Methyldiborane HCH3BH2BH2 has one methyl group and a hydrogen on a boron atom. The other boron atom is only bound to hydrogen atoms. A bridge of two hydrogen atoms links the boron atoms together. The methyldiborane molecule has the following measurements: B1 is the boron atom not attached to the methyl group and B2 is the boron atom that has methyl group attached, and Hμ is one of the bridge hydrogen atoms between the boron atoms. The distance between boron atoms is 1.82 Å, Distance between boron atoms and bridging hydrogen atoms is 1.34 Å. Distances to non bridging hydrogens from B1 are 1.195 and 1.187 Å. B2 distance to non bridging hydrogen is 1.2 Å. Distance between two bridging hydrogen atoms is 1.96 Å. The carbon to boron bond is 1.49 Å long. The angle subtended from the bridging hydrogens to the boron to boron axis is 47°. The angle of carbon to the boron-boron axis is 120°. The dipole moment of methyldiborane is 0.56 D.[16] It has a vapour pressure of 61 mm Hg at -77.2 °C.[9] The predicted heat of formation for the liquid is ΔH0f=-14 kcal/mol, and for the gas -9 kcal/mol.[17]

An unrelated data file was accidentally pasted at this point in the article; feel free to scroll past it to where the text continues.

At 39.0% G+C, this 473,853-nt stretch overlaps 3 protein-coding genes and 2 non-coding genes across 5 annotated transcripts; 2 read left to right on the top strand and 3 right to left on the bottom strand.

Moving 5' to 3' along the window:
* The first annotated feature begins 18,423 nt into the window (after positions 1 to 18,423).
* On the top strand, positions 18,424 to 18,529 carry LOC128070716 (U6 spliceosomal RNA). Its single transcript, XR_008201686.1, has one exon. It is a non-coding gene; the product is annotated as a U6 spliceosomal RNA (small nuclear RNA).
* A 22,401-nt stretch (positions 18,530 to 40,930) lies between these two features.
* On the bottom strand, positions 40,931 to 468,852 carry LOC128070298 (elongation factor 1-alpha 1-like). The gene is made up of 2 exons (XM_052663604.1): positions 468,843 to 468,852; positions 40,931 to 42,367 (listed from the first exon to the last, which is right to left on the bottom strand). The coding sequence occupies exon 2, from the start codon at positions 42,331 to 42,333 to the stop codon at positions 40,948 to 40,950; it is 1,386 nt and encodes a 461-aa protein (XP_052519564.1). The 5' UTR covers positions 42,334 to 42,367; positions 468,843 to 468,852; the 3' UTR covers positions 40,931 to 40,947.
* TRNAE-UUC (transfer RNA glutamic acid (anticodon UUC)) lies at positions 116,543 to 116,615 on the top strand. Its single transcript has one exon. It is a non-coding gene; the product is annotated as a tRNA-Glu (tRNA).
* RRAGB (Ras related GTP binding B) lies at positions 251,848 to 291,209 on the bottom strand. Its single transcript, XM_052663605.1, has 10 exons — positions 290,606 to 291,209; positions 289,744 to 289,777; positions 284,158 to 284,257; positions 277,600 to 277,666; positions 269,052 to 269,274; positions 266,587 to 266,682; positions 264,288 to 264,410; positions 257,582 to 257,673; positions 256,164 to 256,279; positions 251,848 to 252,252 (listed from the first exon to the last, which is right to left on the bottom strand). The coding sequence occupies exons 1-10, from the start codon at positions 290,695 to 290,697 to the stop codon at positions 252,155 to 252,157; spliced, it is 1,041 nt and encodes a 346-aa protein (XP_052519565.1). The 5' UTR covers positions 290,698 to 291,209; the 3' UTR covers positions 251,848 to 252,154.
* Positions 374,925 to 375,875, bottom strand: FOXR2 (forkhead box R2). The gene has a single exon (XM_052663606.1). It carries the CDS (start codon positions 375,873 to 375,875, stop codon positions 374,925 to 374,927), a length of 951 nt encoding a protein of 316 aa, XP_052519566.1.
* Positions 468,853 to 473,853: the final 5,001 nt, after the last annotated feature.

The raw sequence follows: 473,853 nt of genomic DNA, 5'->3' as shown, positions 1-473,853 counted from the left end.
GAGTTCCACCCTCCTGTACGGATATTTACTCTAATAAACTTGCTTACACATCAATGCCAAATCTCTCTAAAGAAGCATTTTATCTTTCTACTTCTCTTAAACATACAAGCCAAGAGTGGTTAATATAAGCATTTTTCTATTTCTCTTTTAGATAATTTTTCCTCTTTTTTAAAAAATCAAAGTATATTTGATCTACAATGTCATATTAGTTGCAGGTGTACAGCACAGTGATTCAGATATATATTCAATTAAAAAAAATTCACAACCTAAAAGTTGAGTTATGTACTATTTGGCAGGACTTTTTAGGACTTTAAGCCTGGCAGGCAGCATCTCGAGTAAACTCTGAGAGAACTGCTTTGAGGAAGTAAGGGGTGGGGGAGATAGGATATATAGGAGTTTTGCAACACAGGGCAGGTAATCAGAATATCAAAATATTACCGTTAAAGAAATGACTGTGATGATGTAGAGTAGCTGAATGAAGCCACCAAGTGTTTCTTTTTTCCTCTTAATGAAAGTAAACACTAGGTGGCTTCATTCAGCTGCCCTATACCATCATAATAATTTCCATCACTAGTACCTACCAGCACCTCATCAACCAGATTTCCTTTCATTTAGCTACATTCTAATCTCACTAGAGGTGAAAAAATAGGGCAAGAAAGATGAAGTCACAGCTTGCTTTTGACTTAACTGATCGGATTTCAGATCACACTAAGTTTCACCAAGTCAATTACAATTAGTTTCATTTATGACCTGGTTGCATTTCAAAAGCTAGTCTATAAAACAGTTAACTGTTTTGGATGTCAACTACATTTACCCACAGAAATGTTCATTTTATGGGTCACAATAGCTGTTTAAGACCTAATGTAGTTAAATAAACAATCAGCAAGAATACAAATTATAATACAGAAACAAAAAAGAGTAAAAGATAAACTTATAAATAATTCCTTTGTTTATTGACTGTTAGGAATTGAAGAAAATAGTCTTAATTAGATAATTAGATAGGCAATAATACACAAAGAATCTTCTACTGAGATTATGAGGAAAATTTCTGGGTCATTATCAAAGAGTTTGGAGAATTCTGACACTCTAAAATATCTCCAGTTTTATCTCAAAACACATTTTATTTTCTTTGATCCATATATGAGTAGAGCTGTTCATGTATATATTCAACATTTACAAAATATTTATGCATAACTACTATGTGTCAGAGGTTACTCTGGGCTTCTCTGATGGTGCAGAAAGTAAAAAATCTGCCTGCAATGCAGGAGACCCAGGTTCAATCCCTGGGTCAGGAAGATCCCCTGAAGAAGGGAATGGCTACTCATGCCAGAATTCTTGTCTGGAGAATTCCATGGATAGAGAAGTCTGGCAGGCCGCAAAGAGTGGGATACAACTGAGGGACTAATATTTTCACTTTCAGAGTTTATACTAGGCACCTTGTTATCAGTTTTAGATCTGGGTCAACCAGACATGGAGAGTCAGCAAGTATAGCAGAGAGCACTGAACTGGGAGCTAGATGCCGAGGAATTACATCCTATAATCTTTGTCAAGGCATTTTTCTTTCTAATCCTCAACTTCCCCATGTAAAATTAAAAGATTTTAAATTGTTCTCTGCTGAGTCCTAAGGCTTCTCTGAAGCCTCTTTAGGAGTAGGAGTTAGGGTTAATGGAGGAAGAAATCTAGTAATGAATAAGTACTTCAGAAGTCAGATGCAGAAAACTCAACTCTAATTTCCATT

A gas chromatograph can be used to determine the amounts of the methyl boranes in a mixture. The order they pass through are diborane, monomethyldiborane, trimethylborane, 1,1-dimethyldiborane, 1,2-dimethyldiborane, trimethyldiborane, and last tetramethyldiborane.[18]

The nuclear resonance shift for the bridge hydrogen is 10.09 ppm, compared to 10.49 for diborane.[19]

Reactions[edit]